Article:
I spent the summer of 2008 (oh my God, that seems like such a long time ago) at the University of Notre Dame’s environmental research center west of Land O’ Lakes, Wisconsin, through a program for undergraduates interested in environmental science – at the time I had no idea I’d be moving back here for graduate school! One night a group of us were out in the field at night light-trapping moths when we heard a striking, unfamiliar sound from overhead, similar to the tooting of a Saw-whet Owl but not quite the same. The sound seemed to moving around, now swooping over our heads, now farther away, now in a nearby tree. The night was too dark for us to ever get a glimpse of the creature that was responsible.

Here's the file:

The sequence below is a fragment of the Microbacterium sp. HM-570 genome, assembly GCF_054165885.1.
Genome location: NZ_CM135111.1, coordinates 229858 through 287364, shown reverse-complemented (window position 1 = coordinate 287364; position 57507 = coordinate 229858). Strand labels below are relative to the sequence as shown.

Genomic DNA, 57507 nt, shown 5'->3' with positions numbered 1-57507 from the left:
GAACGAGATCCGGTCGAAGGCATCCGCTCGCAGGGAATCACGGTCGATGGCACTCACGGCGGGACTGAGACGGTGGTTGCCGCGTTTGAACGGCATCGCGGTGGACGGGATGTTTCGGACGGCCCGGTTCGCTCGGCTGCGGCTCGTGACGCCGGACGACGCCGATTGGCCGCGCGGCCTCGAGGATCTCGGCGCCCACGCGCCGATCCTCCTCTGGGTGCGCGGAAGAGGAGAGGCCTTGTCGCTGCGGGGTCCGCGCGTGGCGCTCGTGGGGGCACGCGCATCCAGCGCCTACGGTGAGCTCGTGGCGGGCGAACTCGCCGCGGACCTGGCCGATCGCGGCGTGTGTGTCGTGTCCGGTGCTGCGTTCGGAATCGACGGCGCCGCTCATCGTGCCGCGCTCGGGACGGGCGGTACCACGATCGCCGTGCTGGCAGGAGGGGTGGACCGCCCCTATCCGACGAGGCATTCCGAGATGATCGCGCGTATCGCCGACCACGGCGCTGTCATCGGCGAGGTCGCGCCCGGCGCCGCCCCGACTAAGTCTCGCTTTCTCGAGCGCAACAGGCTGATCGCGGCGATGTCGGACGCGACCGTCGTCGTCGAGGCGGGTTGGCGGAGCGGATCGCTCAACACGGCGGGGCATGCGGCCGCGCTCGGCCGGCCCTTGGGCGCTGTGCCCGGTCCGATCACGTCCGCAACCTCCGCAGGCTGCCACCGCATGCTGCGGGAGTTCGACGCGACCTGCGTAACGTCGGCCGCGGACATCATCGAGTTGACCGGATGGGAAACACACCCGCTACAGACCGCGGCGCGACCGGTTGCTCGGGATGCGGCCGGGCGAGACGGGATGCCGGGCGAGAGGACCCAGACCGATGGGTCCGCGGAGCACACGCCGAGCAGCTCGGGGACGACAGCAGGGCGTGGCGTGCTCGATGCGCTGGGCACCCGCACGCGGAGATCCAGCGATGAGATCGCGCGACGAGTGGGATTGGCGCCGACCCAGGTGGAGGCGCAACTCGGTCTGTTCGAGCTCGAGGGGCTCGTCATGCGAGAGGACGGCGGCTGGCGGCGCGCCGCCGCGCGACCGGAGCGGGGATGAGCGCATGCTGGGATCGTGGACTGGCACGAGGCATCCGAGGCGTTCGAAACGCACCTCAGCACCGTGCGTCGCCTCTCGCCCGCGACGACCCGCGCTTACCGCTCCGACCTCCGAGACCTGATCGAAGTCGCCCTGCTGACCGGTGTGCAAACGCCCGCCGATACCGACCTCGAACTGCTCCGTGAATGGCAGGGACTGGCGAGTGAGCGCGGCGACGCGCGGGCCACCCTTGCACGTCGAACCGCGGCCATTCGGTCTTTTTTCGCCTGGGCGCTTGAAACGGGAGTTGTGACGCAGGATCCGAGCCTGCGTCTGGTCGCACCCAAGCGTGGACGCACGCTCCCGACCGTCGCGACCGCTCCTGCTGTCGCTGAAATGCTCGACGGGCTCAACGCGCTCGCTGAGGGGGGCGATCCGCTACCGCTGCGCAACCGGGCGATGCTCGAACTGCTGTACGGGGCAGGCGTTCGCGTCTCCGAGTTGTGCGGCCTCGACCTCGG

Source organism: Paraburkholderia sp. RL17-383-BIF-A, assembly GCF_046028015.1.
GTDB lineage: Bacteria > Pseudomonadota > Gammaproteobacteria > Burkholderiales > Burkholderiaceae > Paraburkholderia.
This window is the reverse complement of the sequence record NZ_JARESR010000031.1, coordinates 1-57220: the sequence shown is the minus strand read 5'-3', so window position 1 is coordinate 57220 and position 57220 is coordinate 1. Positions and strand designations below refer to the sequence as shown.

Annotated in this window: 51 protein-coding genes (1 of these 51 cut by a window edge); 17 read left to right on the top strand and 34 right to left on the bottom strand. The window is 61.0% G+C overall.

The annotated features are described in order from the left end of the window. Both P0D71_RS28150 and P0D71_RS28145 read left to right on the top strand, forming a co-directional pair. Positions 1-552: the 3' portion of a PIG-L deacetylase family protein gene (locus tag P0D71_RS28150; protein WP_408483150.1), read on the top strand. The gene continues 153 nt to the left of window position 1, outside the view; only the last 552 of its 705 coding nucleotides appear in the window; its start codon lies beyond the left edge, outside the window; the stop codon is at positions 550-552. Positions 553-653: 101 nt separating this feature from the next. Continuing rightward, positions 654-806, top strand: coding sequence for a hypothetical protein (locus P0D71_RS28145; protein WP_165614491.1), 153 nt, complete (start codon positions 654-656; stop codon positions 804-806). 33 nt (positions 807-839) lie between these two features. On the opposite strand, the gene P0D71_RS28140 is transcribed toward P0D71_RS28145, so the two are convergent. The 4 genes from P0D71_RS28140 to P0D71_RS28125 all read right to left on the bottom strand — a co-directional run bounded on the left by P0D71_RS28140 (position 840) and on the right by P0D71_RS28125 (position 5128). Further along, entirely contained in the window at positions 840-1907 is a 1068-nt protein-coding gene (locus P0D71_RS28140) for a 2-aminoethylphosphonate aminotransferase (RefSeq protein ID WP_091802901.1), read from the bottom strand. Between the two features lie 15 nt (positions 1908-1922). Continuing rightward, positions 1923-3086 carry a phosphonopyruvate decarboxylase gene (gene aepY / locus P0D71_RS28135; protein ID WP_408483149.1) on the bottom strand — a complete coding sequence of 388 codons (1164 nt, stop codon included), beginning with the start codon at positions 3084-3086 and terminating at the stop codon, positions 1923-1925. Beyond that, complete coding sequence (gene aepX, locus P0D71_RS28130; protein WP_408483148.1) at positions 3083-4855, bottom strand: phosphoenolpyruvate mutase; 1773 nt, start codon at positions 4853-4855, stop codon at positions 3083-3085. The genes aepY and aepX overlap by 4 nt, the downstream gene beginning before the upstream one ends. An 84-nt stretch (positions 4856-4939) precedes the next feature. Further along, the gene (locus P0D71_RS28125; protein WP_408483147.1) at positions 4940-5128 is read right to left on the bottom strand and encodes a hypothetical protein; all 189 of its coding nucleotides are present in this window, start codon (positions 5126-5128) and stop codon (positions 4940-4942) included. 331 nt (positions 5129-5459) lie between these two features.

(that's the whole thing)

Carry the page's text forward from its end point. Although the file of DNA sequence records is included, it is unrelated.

All of us, a half dozen or so undergraduates, listen to recordings of owl calls when we got home, and we all agreed that what we had heard was the call of a Boreal Owl. According to the range maps in our field guides, we were too far south to encounter a Boreal Owl in the summer, but there was no denying that the call we’d heard was a perfect match for the recording. Mystified but happy, I added Boreal Owl to my life list and didn’t give the matter any more thought.
Then yesterday GrrlScientist had to go and write a blog post about about Wilson’s Snipe and mention that the “winnowing” sound created by its tail feathers during its courtship display sounds very similar to the call of a Boreal Owl. And that courting males “fly in circles.” And that they do this “long into the evening.” And sometimes even at night, I suppose?
Sigh. No one likes deleting a species from their life list.
This post was one of the recipients of the 2011 Prairie Sagebrush Awards, created by Jack Matthews, nature writer, historian, and creator of the truly fine blog Sage to Meadow.